San Antonio residents last year saw the horrors of trains crashing, spewing poison, spilling fuel and killing
Five people died and 50 were injured in incidents including the deadliest chemical accident on the rails
in more than a decade. Still, the city was lucky — densely populated areas were spared a major disaster.
Activists cried for reforms, and local leaders pressured Union Pacific to improve safety and scrambled to
come up with ways to reroute trains out of the inner city.
Now voters will decide whether to approve a new funding option.
Proposition 1 on the Nov. 8 ballot would let the state sell bonds to acquire land for freight and passenger
rail and help build and improve tracks.
"This is right in line with what we've been saying," said Genaro Rendon, co-director of the Southwest Workers'
Union. "It's good to see that there's movement forward."
But others, especially those stung by the state's push to partner with companies to build toll roads, want to put
the brakes on what they say could end up becoming another scheme to line the pockets of private industry.
"It's basically a blank check and an open-ended tax subsidy for private rail corporations," said Terri Hall of Texas
Toll Party — San Antonio.
If voters approve the constitutional amendment, the Legislature would still have to create a
fund to leverage bonds. Estimates show that $100 million a year for 20 years could generate $1 billion upfront for projects.
Building railroad tracks around San Antonio could cost more than $1 billion and take a decade or more, officials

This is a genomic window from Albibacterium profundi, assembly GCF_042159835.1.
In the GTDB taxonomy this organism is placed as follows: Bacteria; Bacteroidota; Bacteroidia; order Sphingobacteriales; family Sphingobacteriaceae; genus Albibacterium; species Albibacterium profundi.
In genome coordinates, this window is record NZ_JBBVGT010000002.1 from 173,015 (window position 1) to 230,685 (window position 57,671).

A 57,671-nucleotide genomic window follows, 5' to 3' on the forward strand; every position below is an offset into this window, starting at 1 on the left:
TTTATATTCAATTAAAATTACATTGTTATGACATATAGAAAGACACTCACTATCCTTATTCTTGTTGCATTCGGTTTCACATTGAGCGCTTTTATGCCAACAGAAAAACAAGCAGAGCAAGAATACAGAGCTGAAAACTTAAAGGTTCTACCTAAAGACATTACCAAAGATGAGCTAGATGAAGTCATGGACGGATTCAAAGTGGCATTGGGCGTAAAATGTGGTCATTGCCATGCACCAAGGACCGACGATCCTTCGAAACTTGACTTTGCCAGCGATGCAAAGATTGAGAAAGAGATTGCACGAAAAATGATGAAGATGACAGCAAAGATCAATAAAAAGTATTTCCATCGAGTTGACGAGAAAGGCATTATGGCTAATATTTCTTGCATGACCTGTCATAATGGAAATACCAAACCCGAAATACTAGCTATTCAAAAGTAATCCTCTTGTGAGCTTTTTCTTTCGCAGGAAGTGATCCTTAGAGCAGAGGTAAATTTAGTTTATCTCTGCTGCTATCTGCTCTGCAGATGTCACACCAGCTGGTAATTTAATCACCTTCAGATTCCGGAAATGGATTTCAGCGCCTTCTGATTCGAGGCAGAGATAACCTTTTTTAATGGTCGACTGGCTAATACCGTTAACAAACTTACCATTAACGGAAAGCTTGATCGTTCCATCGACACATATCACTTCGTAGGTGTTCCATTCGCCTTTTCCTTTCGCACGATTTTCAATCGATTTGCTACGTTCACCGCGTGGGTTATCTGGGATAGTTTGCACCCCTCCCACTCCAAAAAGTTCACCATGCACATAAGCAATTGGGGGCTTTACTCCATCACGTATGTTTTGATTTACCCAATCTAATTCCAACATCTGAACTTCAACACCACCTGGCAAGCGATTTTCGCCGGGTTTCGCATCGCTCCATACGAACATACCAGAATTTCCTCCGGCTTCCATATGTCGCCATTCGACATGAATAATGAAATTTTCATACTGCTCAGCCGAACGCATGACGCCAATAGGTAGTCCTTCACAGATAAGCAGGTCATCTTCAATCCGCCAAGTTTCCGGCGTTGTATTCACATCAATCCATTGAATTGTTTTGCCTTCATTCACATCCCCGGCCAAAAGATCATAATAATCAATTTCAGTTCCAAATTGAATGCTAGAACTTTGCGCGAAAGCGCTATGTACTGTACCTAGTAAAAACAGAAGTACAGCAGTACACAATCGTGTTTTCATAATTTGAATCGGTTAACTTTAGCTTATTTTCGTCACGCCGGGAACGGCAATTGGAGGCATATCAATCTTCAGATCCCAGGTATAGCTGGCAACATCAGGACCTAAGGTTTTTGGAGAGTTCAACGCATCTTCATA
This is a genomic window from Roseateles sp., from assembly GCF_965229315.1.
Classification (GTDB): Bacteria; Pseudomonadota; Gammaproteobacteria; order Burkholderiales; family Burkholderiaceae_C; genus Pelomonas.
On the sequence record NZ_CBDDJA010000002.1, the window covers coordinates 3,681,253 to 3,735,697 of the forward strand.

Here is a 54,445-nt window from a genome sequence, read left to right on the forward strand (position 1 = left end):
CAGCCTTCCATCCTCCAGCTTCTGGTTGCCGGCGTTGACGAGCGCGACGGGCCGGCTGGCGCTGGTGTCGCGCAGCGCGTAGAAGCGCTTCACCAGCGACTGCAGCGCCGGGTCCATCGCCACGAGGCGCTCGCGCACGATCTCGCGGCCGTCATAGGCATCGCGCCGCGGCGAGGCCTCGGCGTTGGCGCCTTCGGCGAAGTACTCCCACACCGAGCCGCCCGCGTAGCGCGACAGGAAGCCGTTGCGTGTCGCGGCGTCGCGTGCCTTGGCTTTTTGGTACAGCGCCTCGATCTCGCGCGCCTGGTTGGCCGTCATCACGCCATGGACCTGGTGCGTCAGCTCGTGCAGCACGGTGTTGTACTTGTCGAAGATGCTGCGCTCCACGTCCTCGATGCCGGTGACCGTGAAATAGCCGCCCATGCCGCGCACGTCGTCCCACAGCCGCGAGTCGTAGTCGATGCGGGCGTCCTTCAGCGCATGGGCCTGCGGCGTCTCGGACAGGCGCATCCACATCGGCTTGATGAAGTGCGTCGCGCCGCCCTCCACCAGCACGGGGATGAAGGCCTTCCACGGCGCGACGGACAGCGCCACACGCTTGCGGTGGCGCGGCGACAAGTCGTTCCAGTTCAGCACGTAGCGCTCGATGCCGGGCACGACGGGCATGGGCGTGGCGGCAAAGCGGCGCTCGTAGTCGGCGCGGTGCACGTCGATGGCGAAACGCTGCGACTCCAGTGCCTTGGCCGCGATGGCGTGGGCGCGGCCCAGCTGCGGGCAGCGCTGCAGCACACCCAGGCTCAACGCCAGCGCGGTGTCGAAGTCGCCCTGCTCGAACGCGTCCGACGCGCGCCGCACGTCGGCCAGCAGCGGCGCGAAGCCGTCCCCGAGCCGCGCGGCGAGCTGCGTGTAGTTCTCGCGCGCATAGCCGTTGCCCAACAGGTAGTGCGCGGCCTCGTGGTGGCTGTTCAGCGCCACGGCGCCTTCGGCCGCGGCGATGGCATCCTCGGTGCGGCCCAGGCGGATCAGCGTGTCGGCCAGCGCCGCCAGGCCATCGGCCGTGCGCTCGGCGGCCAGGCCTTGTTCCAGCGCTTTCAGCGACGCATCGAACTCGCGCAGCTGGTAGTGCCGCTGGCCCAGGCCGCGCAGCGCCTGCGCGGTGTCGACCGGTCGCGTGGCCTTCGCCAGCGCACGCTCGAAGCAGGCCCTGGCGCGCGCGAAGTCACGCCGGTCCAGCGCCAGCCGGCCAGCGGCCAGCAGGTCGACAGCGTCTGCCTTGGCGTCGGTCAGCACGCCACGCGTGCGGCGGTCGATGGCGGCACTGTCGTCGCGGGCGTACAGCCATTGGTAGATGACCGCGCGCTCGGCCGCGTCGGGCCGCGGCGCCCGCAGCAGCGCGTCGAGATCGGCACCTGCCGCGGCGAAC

Money could be used to get truck freight off highways, reroute trains to rural areas, reduce air pollution
and create economic opportunities. That includes getting Union Pacific through trains off the Interstate 35 corridor from
San Antonio to Austin and upgrading old tracks for commuter rail.
"It gives us some opportunities to solve some huge transportation problems down the road if we're successful
with this," Bexar County Judge Nelson Wolff said.
Efforts could tie in with the Trans Texas Corridor, a 4,000-mile network of toll roads, rail lines and utility lines
to be built across the state over 50 years. State officials signed a contract earlier this year with a private consortium
to develop plans for the segment east of I-35.
Critics point out that borrowing does not produce new money — it just delays the payments. And debt service
on the rail bonds could cost the state $87.5 million a year.
"That's something that the railroads can pay for by themselves," said Mark Sanders, spokesman for state Comptroller
Carole Keeton Strayhorn, who is challenging Gov. Rick Perry in the GOP primary.
In March, Perry announced historic pacts with UP and Burlington Northern Santa Fe that say public and private